Within the workforce development, the Indigenous parent coaches knew the families and their circumstances and spoke very openly about the impact of stress and trauma and the struggle to not parent the same way their parents did due to stolen generation legacy. This was a beautiful thing about the flexibility of locals teaching other locals. Also, along with the three or four that we have on the screen here, I've worked personally with Triple P to develop a program aimed to support families dealing with toxic stress and or trauma. So that is a big piece that has also come out of this that the community taught us that was needed.

Ellaina Anderson:

Yeah. And I suppose - thank you, Cari. And I suppose just to summarise all of those fantastic outcomes they do sometimes come with a few challenges, in particular the fact that Cari had to be part of this community for such a long time to help provide the peer support. So having the initiation and the initial steps of setting up a program like this is quite labour intensive and has quite high costs in the initial outset. And that really has to, you know, is definitely outweighed by the outcomes and the positive stories that we're receiving but I think for these to be generalised to other settings it does have to be acknowledged that that initial outlay of time and building relationships that have been built over the last decade really needs to go in first before such successful outcomes can occur. So while we are really excited by how this project has gone, we do really acknowledge how much work had to go into it years beforehand for it to be as successful as it was.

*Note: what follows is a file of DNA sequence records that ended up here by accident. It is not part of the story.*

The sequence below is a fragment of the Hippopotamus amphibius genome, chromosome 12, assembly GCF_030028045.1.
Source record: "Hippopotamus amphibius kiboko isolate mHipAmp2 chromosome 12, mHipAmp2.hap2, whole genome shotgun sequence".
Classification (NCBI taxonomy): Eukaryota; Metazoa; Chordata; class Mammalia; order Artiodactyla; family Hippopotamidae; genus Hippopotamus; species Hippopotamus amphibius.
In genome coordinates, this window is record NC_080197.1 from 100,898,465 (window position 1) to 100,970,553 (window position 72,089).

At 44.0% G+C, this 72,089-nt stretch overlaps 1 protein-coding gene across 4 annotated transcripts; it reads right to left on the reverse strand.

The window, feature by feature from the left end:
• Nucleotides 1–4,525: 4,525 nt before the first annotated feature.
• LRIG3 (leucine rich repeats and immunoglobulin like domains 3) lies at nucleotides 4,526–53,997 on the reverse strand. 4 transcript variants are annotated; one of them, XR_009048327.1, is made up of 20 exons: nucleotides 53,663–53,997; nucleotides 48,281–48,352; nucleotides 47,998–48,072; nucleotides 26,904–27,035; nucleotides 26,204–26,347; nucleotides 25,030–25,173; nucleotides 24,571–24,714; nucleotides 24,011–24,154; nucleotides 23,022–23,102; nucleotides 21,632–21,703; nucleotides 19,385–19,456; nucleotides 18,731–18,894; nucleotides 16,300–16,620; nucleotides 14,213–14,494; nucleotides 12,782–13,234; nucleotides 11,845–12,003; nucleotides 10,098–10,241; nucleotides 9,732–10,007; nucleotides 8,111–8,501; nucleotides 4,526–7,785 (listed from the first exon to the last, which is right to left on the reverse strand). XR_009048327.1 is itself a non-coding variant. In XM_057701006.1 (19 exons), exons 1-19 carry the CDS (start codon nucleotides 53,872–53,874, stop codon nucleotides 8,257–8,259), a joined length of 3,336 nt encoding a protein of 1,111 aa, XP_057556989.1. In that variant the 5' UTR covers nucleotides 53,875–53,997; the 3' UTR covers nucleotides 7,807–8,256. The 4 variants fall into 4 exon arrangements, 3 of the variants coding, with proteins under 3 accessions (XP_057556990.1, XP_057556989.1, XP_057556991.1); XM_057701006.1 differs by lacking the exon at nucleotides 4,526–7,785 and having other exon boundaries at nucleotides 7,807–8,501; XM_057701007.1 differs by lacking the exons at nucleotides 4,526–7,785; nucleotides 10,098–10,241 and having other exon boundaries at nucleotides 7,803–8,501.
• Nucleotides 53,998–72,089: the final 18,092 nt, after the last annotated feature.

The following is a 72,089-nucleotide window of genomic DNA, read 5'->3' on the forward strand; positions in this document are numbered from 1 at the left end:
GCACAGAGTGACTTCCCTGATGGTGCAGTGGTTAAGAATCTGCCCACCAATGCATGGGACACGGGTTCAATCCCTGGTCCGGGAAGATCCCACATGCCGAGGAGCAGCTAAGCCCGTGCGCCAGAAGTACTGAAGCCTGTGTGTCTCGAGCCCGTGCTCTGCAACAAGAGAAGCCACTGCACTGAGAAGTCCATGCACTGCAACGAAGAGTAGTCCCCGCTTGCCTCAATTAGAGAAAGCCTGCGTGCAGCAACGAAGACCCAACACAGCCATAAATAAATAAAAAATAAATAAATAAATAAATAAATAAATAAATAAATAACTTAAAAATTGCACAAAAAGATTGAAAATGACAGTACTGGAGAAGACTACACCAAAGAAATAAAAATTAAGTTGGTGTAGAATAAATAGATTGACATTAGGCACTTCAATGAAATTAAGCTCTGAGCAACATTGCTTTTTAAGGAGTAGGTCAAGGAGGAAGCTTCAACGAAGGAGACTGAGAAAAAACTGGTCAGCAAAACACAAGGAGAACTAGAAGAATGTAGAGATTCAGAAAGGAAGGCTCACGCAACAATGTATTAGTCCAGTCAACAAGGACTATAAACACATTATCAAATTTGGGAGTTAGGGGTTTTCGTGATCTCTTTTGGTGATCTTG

I'll leave it there because I think we're getting ready to move on but thank you so much.

Professor Elizabeth Elliott:

Thank you both very much. Now that's an interesting presentation.